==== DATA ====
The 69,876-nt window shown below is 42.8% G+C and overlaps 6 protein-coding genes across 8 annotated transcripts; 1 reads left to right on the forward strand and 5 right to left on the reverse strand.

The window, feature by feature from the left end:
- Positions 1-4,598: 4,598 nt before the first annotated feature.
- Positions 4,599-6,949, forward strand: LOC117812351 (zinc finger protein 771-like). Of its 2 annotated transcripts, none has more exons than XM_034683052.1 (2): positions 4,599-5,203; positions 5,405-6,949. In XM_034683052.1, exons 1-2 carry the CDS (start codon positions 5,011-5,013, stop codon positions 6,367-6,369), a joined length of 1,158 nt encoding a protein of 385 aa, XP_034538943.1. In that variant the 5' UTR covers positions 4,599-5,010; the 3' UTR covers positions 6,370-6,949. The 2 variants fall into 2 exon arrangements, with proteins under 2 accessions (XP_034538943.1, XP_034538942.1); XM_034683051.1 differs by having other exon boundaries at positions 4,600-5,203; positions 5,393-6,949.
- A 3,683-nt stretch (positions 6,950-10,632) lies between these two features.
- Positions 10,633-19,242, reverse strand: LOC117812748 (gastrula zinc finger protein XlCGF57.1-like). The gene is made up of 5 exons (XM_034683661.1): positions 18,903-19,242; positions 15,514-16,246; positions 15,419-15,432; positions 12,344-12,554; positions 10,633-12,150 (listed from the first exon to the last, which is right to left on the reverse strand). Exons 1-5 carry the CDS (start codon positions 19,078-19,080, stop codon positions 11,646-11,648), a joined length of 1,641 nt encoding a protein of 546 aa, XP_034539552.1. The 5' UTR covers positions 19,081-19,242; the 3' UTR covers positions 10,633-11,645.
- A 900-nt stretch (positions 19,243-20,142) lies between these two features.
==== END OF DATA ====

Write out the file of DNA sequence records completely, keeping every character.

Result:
The 69,876-nt window shown below is 42.8% G+C and overlaps 6 protein-coding genes across 8 annotated transcripts; 1 reads left to right on the forward strand and 5 right to left on the reverse strand.

The window, feature by feature from the left end:
- Positions 1-4,598: 4,598 nt before the first annotated feature.
- Positions 4,599-6,949, forward strand: LOC117812351 (zinc finger protein 771-like). Of its 2 annotated transcripts, none has more exons than XM_034683052.1 (2): positions 4,599-5,203; positions 5,405-6,949. In XM_034683052.1, exons 1-2 carry the CDS (start codon positions 5,011-5,013, stop codon positions 6,367-6,369), a joined length of 1,158 nt encoding a protein of 385 aa, XP_034538943.1. In that variant the 5' UTR covers positions 4,599-5,010; the 3' UTR covers positions 6,370-6,949. The 2 variants fall into 2 exon arrangements, with proteins under 2 accessions (XP_034538943.1, XP_034538942.1); XM_034683051.1 differs by having other exon boundaries at positions 4,600-5,203; positions 5,393-6,949.
- A 3,683-nt stretch (positions 6,950-10,632) lies between these two features.
- Positions 10,633-19,242, reverse strand: LOC117812748 (gastrula zinc finger protein XlCGF57.1-like). The gene is made up of 5 exons (XM_034683661.1): positions 18,903-19,242; positions 15,514-16,246; positions 15,419-15,432; positions 12,344-12,554; positions 10,633-12,150 (listed from the first exon to the last, which is right to left on the reverse strand). Exons 1-5 carry the CDS (start codon positions 19,078-19,080, stop codon positions 11,646-11,648), a joined length of 1,641 nt encoding a protein of 546 aa, XP_034539552.1. The 5' UTR covers positions 19,081-19,242; the 3' UTR covers positions 10,633-11,645.
- A 900-nt stretch (positions 19,243-20,142) lies between these two features.